Educating for Change

Main Article Content

Ian Brooks
Mario Kossmann
Virginie Kossmann


The United Nations’ Sustainable Development Goals (SDGs) framework was adopted by every member state of the United Nations in 2015, and, albeit not legally binding, it is arguably one of the greatest steps of humanity to address the identified problems of our time, covering a wide range of topics such as environmental protection, equal opportunities, education, eradication of diseases, famine, poverty, slavery and child labour. Both in terms of its comprehensive scope and its worldwide support, this framework arguably represents one of the most significant international frameworks in human history.

Using education related examples from a charity project that is concerned with the development of a local health care system in the African rain forest in Cameroon, this paper illustrates how projects can and should implement key aspects of the SDGs framework pre-emptively within their scope, i.e. at the local level, prior to and in support of the full, legally binding implementation of the framework at the national level. This not only helps to make our world a better place, but also very concretely to reduce project risks, create funding opportunities and make the project’s deliverables more sustainable.

The ‘Mahola Project’ (‘Mahola’ means ‘Aid’ in the local Bassa language) was founded in 2013 – following an exploration trip to Cameroon in order to assess the real needs of the population in the deprived area around the village Siliyegue – as a response to meet these needs. The main objective of the project is the development and deployment of a sustainable, integrated, local health care system that is fully aligned with the SDGs and brings about dramatic improvements for the quality of life of the people living there; far beyond ‘just’ providing health care and work opportunities. Education is at the core of the necessary efforts to successfully deliver this system, changing minds and hearts.

Article Details

Practitioner case (Single blind review)
Author Biographies

Ian Brooks, University of the West of England

Ian Brooks is a Senior Lecturer in Sustainable IT at the University of the West of England (UWE) and a Senior Teaching Fellow at the University of Bristol. The large part of his career has been in management consultancy and Green IT with PricewaterhouseCoopers and IBM. His last role with IBM was as their Sustainability leader on the IBM outsourcing contract with Defra (the UK Department for Environment, Food and Rural Affairs). He has an MSc in Environmental Consultancy from UWE and has embarked on PhD research on the use of the UN Sustainable Development Goals as Requirements in Software Engineering, also at UWE.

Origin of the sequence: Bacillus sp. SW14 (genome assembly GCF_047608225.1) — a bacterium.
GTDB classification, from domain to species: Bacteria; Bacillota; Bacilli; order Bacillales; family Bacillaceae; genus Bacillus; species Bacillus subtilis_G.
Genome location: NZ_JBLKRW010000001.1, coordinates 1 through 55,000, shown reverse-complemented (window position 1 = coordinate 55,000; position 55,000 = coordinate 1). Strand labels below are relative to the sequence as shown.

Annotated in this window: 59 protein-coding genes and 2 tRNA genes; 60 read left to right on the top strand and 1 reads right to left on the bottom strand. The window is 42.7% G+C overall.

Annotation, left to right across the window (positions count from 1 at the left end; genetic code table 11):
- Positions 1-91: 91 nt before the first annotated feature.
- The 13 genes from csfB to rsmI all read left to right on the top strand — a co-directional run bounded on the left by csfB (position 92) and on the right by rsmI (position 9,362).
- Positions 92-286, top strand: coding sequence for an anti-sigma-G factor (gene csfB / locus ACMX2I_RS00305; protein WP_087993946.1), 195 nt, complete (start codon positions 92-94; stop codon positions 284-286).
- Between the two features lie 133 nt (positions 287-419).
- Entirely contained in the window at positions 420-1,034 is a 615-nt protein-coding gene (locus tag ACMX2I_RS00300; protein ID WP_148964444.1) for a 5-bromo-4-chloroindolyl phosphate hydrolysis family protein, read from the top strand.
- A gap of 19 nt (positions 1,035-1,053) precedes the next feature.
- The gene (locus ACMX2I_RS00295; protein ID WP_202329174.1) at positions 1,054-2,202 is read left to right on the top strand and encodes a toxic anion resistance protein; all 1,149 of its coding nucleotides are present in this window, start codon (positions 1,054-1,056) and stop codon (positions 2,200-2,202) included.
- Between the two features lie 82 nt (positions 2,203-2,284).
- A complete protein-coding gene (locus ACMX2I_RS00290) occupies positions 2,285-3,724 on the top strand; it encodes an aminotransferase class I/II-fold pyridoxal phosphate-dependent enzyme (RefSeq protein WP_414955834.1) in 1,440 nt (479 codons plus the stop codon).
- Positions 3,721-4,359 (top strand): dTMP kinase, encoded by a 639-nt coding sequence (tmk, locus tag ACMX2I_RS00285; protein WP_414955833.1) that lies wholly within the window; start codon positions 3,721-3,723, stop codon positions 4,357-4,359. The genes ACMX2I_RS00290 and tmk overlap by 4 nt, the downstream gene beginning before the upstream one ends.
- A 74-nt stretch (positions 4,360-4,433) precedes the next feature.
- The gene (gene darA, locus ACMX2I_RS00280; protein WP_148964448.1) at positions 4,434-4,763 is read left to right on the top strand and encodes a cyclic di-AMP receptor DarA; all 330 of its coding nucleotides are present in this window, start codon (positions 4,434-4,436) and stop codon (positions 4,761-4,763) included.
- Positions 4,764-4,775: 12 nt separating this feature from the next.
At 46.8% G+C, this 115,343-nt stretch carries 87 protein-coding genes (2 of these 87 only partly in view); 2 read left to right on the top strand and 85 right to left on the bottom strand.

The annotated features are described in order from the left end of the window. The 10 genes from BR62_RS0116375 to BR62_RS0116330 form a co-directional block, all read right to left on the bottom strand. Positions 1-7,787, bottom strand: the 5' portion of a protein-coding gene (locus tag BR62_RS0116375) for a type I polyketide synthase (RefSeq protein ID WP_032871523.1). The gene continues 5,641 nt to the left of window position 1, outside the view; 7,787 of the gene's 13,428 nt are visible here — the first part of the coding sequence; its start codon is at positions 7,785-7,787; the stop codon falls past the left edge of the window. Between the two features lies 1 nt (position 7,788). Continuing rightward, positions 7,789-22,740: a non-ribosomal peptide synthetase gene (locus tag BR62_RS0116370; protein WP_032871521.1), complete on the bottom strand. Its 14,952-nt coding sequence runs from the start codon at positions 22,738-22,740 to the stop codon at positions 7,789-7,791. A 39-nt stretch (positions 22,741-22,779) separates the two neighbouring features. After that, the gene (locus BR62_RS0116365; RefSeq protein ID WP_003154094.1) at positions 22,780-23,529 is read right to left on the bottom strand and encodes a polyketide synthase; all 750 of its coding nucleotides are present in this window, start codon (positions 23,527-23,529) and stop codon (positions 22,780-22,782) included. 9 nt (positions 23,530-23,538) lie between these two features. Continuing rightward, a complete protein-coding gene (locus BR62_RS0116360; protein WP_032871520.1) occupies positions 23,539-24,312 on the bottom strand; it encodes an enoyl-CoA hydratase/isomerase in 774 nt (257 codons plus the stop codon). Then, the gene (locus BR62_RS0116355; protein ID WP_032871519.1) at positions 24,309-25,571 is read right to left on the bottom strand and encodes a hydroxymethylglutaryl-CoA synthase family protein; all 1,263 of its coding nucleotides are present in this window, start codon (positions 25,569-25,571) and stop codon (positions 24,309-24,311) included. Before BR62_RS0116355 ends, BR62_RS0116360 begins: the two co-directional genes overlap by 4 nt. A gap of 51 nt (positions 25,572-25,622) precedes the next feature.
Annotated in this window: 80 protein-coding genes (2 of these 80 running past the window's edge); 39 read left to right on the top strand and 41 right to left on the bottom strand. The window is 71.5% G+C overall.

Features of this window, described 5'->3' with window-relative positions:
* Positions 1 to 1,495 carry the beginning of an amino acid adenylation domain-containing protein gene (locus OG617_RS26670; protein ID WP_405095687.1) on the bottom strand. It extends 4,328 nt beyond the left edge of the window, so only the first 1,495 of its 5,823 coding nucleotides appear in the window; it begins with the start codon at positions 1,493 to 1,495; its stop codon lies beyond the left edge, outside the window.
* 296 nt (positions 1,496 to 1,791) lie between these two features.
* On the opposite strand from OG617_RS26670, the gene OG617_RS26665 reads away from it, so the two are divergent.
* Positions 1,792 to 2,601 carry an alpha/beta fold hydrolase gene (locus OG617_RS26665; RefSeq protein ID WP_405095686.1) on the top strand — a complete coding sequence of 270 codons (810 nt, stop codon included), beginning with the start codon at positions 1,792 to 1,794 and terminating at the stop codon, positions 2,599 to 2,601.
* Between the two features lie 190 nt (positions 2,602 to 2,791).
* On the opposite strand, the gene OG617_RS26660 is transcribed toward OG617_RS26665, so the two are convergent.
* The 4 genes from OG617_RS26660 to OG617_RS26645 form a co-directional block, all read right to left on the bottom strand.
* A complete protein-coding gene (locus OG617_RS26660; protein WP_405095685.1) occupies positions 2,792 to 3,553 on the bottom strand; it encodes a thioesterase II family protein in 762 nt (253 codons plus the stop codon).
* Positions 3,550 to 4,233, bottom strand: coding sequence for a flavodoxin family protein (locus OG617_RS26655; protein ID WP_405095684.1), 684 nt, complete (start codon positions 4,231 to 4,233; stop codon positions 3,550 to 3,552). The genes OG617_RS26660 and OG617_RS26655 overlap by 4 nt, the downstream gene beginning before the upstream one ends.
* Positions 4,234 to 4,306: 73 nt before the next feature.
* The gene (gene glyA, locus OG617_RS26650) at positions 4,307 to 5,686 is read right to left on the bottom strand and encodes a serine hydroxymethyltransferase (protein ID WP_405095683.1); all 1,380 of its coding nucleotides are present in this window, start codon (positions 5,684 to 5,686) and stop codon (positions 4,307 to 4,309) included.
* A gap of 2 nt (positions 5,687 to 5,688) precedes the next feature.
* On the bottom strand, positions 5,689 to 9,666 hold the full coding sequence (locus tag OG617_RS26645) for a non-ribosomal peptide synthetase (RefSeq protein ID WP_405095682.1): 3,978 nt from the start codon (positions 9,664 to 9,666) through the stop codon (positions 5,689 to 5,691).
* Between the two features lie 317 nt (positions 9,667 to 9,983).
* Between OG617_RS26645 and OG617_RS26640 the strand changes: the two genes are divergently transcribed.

Mario Kossmann, Systems Engineer and Capability Integrator for Airbus

Dr. Mario Kossmann (ESEP) is an experienced Systems Engineer and Capability Integrator for Airbus, having previously worked for Blohm & Voss as Program Manager, Systems Engineer, Technical Manager and Consultant in Services Marketing. He has served as a naval officer with the German and French navies, and was awarded an MEng in Aerospace Technology from the University of the Federal Armed Forces in Munich (Germany), an MBA from the University of Warwick (UK) and a Ph.D. in Systems & Software Engineering from the University of the West of England. He is the author of the books ‘Delivering Excellent Service Quality in Aviation’ (Ashgate 2006) and ‘Requirements Management – How to ensure that you achieve what you need from your projects’ (Gower 2013), as well as numerous research publications in the fields of Systems Engineering, Software Engineering and Project Management. Mario is also a certified Project Manager and ‘Expert Systems Engineering Professional’ (INCOSE). Mario has been involved in the ‘Mahola’ project ( as both Project Leader and Systems Engineer from the start of the project in December 2012.

Virginie Kossmann, Primary School Teacher

Virginie Kossmann is an experienced primary school teacher in the UK (all age groups and subjects), having previously worked as head teacher of a primary school, and teacher in various primary schools in France. She was awarded a BSc in Sciences (Physics and Chemistry) from the University Paul Sabatier in Toulouse, France, and has ‘Qualified Teacher Status’ in both the UK and France. Virginie has been involved in the ‘Mahola’ project ( and guided the project in matters related to education including bursaries, teaching and training, from the start of the project in December 2012